Within just a 10 minute walk from our B&B, we were in the Inner Harbor. It seems like there's always lots of activity in the harbor. This little tugboat taxi was taking visitors for rides around the harbor. . . across the harbor sea planes were flying in and out.

Sailboats, yachts and boats of all sizes are parked in the Inner Harbor. Several times a year when there's concerts or other festivities in the Inner Harbor, people sit in their boats to watch the event. On one wall in the Harbor there's a huge grass area that says "Welcome to Victoria" . . . and it's written with flowers. These Canadians really know how to grow things and make their cities beautiful!

Randy is standing in front of a totem pole with the Parliament Building in the background. Vancouver Island is home to many Indian nations - - - and many of the cities have Indian names.

It was so nice to sightsee and not feel rushed--to slow down and take time to enjoy things. "Enjoying the journey" is a good way to live.

Because breakfast was served at 9 a.m., we had plenty of time to get ready for the day. We even had time to go for a little walk to the Saturday farmers market just down the block to see what the locals were selling.

Don prepared a delicious breakfast for us in the dining room. We had fruit, warm cranberry bread, a cheese souffle, a large link sausage, orange juice and herbal tea. It was all served in a sunny dining room on pretty china. What a way to start the day. I could get used to a schedule like this real quick!

Now that we're well fed we are ready to start our adventures for the day. Saturday we plan to spend a majority of the day at Butchart Gardens. It's a beautiful morning. . . it should be a good day to see a garden paradise.

Staying in Bed and Breakfasts may cost a little more, but the experiences we've had sure has made it worth it. It's a great way to meet some very interesting people, have some delicious breakfasts, met people from all over the country, and stay in some very lovely old estates. It's been so fun - - I'd really recommend to anyone who'd like to have a great adventure!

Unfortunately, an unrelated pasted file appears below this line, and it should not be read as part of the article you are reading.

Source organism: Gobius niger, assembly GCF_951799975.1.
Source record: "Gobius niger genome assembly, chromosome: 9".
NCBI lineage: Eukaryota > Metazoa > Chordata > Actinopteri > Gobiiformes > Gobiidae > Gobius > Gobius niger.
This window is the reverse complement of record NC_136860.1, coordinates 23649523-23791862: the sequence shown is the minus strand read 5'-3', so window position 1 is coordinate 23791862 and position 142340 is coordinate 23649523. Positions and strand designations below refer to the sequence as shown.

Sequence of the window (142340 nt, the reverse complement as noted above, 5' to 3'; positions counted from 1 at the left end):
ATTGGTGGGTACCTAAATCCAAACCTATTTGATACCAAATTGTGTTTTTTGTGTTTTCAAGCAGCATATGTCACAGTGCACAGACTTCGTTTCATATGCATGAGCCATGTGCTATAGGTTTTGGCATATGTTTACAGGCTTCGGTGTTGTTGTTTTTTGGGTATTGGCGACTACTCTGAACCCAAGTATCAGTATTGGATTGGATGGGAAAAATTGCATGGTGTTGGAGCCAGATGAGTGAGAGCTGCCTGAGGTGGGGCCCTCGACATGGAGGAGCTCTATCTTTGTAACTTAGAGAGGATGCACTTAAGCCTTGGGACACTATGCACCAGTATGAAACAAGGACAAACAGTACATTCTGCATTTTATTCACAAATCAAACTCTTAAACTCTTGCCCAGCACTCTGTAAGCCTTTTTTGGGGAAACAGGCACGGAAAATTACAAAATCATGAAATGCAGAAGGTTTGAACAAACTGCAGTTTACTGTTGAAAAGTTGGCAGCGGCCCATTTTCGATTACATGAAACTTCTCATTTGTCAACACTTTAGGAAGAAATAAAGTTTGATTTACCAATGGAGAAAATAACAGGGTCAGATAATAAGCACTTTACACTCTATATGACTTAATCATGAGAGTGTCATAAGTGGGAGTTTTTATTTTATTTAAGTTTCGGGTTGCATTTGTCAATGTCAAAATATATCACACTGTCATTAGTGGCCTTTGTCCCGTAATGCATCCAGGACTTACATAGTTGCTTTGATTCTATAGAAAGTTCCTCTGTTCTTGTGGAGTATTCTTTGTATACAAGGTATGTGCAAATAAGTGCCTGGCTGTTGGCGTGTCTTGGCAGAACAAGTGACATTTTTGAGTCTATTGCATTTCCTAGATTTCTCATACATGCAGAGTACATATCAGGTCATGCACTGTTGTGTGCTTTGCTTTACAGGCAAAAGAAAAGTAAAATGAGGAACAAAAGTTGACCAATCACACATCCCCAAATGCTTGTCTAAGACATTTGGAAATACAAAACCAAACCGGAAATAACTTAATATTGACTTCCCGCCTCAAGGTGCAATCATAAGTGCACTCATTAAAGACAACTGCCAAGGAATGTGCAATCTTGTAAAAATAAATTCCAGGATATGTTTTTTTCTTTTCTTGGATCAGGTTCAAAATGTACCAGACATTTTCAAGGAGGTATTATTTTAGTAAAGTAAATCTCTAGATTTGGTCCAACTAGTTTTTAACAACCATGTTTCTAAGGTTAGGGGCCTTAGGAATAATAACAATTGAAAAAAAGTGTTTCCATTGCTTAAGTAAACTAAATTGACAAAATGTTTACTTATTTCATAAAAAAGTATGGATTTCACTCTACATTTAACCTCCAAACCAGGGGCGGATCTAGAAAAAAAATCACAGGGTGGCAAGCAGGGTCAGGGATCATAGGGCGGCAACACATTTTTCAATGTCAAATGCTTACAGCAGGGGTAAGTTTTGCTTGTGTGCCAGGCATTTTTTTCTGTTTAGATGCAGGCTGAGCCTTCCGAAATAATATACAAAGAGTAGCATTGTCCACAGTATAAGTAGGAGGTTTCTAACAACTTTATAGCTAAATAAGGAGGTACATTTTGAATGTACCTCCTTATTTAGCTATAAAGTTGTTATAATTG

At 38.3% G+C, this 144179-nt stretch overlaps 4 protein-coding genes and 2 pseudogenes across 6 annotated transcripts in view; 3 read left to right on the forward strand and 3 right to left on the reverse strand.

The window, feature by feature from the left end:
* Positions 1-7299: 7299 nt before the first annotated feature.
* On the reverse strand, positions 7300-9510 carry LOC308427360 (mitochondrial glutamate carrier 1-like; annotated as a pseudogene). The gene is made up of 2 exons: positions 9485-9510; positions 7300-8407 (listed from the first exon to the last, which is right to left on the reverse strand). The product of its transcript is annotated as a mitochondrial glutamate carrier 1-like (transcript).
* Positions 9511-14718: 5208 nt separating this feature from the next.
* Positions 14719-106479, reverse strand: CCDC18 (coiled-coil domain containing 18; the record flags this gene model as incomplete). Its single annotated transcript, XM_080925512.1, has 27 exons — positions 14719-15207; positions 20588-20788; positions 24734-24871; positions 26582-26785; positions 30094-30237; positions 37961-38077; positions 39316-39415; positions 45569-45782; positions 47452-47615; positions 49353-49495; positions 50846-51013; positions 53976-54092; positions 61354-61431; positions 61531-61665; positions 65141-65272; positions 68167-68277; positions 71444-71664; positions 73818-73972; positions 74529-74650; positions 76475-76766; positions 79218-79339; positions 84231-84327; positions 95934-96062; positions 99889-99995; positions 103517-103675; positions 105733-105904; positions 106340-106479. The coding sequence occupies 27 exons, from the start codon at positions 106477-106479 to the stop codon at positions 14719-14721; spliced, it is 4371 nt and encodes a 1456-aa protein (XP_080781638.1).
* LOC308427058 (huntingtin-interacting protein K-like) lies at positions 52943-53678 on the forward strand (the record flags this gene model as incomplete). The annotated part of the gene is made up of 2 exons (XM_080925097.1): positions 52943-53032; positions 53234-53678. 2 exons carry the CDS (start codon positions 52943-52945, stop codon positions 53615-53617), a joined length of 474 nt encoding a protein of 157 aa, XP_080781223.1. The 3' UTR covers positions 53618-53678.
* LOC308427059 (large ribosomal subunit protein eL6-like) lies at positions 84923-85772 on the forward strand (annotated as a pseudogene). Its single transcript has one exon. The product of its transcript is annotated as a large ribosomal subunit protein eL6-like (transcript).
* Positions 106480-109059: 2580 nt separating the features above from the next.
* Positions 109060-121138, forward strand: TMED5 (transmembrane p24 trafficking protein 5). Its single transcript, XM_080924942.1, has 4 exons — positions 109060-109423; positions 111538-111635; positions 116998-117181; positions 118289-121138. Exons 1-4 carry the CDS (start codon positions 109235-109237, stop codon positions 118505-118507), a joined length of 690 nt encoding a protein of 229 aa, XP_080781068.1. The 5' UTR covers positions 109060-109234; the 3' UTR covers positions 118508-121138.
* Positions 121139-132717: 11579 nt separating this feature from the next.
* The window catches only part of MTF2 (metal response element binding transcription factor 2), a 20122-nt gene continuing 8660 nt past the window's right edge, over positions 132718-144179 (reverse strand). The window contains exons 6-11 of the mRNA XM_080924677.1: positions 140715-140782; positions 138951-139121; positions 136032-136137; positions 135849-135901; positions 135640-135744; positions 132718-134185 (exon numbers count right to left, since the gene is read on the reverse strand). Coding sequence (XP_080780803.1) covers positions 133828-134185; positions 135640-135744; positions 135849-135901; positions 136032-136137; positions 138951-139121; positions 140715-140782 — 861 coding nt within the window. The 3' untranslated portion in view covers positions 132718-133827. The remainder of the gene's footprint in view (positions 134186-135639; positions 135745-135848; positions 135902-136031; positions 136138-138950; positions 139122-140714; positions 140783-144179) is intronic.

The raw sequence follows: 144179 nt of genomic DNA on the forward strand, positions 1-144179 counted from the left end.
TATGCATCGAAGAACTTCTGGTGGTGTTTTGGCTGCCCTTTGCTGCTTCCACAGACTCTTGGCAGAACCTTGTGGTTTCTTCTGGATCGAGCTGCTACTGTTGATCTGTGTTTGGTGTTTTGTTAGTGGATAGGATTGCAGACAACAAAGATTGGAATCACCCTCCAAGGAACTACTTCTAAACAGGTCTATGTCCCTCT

Monday, May 26, 2008

Memorial Day . . . . a day to remember loved ones

Sunday after church, we went around the yard and cut fresh flowers and lilacs to decorate family headstones at the cemetary. I still had a few tulips blooming and the lilacs were beautiful so I was able to make a couple pretty bouquets.
I always love to see the flag flying in the yard. Randy humored me by having his photo taken in the yard before we left for the cemetary.
The sun was shining, the yard looked so nice . . . and being a typical Memorial Day weekend I knew the weather could likely change any minute . . . I had to catch the moment while I could.

Randy is placing our bouquet and cleaning around Grandpa's headstone.
Grandma seemed to be in good spirits today as we visited the grave sites. It's been a difficult year for her but she's trying to make the best of it.

It was hard to believe it's been 3 years since my mother died and 17 years since Dad died. The time has passed so quickly. It was a good time on this beautiful Sunday to remember again our loved ones who have passed away . . . and to reflect on how much we owe the good things in our lives to the ones who have gone on before.

Artisan Breads . . . Kendrick Style

Ted gave me a new, easy bread recipe several weeks ago, but since we'd been traveling, I hadn't had a chance to try it. This afternoon was cool and rainy so I decided to experiment a little with the recipe.

This is what I came up with:

The round loaf on the upper left is a cranberry(craisins), orange zest, pecan loaf. Lower left round loaf is a rosemary, garlic, parmesean cheese . . . the long loaves are dill, fennel and craisin/sunflower seeds bagettes.
The two small ones are plain rolls with sesame seeds.

I didn't need to make up the whole batch of bread - - you can save the dough in the refrigerator for up to two weeks. But I was on a roll . . . and having tooo much fun to stop. I'll have to share my bake goods with the neighbors. I love to share a good recipe with friends and neighbors . . . I'm sure it will be a hit!

It's a quick, easy and delicious recipe. With just a little effort and some creativity your kitchen will smell and look like the local bakery. I'll send the recipe to anyone who's interested . . . or you can contact Ted.